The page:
- Bread and Crackers
- Coconut Products
- Cookies and Bars
- Fats and Oils
- Flours, Grains, and Legumes
- Fermented Vegetables
- Fermented Food Starters
- Milk and Cream
- Salt and Spices
- Snack Foods
- Supplements & Superfoods
- Yogurt and Kefir
- Books and DVDs
- Kitchen Tools and Appliances
- Non-Profit Organizations
- Personal Care
- Simple Food
It is cold, windy and damp here. All of our snow has melted over the past few days, but we are expecting more on Saturday. That means I won’t exactly be getting fresh produce from the market or our own garden.
So why did I write a check out to a farmer last week when I won’t see an ounce of produce for four months?
We are joining a CSA.
CSA stands for community supported agriculture. It is akin to investing in a farm. You pay the farmer a fee upfront, sign a contract and when harvest season starts you receive a share of whatever is harvested that week.We did this two summers ago and I loved it. I highly recommend seeking out a CSA. With that in mind, I’d like to share some pros, cons and information with you.
What To Be Aware Of
- You are taking a stake in the outcome of a farm. If there is drought and they produce very little that means you will get very little.
- There will probably be items you’ve never cooked or eaten before. I actually think this is a good thing, but some people don’t like to move outside of their comfort zones.
- You won’t get a ton of produce right away. When we did it two years ago the first two weeks were pretty sparse. I started wondering what I got myself into. By September I was taking home several paper grocery bags full of just bell peppers, along with boxes and bags of everything else.
- You need to start looking ASAP. Our CSA is not only expanding by 200 members, but said that they still won’t have enough openings for all who have expressed interest. It is generally first come, first served.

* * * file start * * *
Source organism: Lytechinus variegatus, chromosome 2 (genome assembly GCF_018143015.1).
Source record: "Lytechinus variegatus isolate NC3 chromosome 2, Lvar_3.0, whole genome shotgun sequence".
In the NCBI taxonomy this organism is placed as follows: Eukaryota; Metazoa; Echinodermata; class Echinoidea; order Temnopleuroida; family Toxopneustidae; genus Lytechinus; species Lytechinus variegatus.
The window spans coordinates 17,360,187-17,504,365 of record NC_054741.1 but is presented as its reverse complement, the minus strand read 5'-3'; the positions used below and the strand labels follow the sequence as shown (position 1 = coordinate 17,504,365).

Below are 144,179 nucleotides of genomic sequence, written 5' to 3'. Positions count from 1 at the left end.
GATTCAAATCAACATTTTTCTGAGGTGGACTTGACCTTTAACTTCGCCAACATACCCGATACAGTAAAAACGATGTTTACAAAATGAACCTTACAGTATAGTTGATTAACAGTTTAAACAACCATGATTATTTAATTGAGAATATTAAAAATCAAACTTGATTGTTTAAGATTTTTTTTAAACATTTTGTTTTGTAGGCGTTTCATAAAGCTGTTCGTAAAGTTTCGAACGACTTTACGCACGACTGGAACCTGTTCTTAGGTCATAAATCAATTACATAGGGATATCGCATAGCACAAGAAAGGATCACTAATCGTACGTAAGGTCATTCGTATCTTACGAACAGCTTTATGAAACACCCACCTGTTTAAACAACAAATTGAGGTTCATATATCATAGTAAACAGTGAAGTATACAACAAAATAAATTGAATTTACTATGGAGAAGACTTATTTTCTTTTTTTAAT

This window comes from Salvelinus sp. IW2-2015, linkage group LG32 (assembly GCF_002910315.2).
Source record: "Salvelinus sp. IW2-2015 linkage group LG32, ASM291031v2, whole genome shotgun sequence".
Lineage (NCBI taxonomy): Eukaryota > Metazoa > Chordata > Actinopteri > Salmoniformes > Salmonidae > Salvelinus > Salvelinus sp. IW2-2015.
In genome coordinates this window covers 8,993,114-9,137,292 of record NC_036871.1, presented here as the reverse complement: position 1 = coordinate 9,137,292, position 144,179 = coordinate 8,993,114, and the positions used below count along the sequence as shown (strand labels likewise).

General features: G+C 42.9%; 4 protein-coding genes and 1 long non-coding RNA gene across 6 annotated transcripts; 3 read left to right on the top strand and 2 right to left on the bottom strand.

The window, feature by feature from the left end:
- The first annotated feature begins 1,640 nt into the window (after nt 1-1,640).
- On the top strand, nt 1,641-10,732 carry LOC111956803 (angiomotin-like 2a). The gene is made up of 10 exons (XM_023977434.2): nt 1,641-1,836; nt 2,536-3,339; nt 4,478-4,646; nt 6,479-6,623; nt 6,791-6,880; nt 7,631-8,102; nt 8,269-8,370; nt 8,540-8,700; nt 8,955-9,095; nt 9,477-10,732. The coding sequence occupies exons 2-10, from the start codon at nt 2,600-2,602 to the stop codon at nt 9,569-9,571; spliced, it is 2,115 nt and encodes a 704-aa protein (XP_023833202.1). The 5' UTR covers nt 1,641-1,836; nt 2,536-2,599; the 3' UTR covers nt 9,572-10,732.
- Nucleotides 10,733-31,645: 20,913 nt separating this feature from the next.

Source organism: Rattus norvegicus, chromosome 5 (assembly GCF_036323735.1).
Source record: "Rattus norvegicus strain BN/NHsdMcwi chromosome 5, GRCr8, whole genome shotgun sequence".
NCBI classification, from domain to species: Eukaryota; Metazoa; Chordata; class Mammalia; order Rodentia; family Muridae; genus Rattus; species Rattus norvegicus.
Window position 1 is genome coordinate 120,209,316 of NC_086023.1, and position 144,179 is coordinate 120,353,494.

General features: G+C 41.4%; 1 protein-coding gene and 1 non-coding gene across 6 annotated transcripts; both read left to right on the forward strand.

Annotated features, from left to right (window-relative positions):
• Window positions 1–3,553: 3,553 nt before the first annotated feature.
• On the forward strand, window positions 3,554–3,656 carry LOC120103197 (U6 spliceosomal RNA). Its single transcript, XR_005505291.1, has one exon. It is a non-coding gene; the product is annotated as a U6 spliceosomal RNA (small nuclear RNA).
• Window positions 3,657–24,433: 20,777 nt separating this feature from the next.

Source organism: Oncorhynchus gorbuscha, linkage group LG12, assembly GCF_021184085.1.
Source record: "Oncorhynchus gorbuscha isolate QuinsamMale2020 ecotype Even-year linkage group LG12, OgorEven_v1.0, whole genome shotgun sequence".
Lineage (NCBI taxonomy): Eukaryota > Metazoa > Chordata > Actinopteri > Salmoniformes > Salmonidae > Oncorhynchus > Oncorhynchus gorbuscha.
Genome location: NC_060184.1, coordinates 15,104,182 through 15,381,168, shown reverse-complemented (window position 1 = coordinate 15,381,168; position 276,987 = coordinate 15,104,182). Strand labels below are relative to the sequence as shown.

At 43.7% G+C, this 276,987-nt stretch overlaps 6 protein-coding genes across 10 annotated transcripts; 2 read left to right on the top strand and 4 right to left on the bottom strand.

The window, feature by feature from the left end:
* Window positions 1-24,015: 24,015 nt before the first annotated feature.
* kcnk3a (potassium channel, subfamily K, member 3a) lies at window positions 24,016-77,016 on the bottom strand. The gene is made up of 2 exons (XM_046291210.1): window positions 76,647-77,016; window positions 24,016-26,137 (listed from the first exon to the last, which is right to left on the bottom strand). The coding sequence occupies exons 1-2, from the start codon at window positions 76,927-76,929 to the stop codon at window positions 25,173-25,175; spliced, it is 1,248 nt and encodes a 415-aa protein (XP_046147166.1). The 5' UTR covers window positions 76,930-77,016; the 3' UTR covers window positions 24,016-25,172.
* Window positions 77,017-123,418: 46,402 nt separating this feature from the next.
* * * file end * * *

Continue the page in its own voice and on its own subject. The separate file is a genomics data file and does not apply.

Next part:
What I love about CSAs
- It is all organic (assuming your farm is organically run) and at it’s peak – in both nutrition and flavor.
- You support a more sustainable food system. Think that buying factory farmed meat and produce shipped around the world isn’t a problem? Think again.
- You know where and who your food comes from.
- You receive different and unusual produce every week, forcing you to branch out and take in a variety of flavors and nutrients than you might not find in the grocery store.
- It is the next best thing to growing it yourself.
- You can find more than just produce. I was able to find a grass-fed meat CSA in our area.
- It allows you and your children to learn about how food is grown and what grows well in your region.
How To Find A CSA
Local Harvest. My favorite, and the one I use. This easy to use resource is great for finding farmer’s markets, CSAs and local food.
If you go to the farmer’s market ask around. Many farmers know each other and even if there isn’t a farm in your area running a CSA, you will encourage them to start one through your inquiries.
Other Resources for Local Food
- 15 chapters chocked full of budget-cutting resources
- 50 pages of simple steps you can take to cut your bill by at least 25% within a month
- What you can do to drop your bill by at least 15% in the next week
- Resources, ideas, tips, hacks, and strategies all in one easy-to-access place and instantly downloadable
my (grain-free) cookbook
All information found on Nourishing Days is editorial in nature and therefore meant to motivate and inspire rather than be construed as medical advice.
Any statements or claims about the health benefits of supplements or foods made here have not been evaluated by the FDA and as such are not intended to diagnose, treat, cure or prevent any disease..
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